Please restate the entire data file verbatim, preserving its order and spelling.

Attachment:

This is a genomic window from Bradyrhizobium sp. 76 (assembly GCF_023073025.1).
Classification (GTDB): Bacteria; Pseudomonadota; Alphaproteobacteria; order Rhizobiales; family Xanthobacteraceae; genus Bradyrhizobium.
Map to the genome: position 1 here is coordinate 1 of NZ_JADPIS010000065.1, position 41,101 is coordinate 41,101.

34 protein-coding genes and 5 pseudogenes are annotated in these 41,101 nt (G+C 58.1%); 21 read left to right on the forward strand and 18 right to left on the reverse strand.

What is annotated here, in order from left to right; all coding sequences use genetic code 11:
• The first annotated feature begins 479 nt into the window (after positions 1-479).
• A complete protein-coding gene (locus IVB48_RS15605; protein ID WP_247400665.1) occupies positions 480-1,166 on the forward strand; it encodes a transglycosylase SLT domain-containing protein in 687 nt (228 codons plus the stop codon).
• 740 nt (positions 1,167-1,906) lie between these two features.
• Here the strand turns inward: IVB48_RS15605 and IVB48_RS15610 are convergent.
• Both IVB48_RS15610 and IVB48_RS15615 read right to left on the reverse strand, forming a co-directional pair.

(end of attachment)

This is a genomic window from Bradyrhizobium sp. 76 (assembly GCF_023073025.1).
Classification (GTDB): Bacteria; Pseudomonadota; Alphaproteobacteria; order Rhizobiales; family Xanthobacteraceae; genus Bradyrhizobium.
Map to the genome: position 1 here is coordinate 1 of NZ_JADPIS010000065.1, position 41,101 is coordinate 41,101.

34 protein-coding genes and 5 pseudogenes are annotated in these 41,101 nt (G+C 58.1%); 21 read left to right on the forward strand and 18 right to left on the reverse strand.

What is annotated here, in order from left to right; all coding sequences use genetic code 11:
• The first annotated feature begins 479 nt into the window (after positions 1-479).
• A complete protein-coding gene (locus IVB48_RS15605; protein ID WP_247400665.1) occupies positions 480-1,166 on the forward strand; it encodes a transglycosylase SLT domain-containing protein in 687 nt (228 codons plus the stop codon).
• 740 nt (positions 1,167-1,906) lie between these two features.
• Here the strand turns inward: IVB48_RS15605 and IVB48_RS15610 are convergent.
• Both IVB48_RS15610 and IVB48_RS15615 read right to left on the reverse strand, forming a co-directional pair.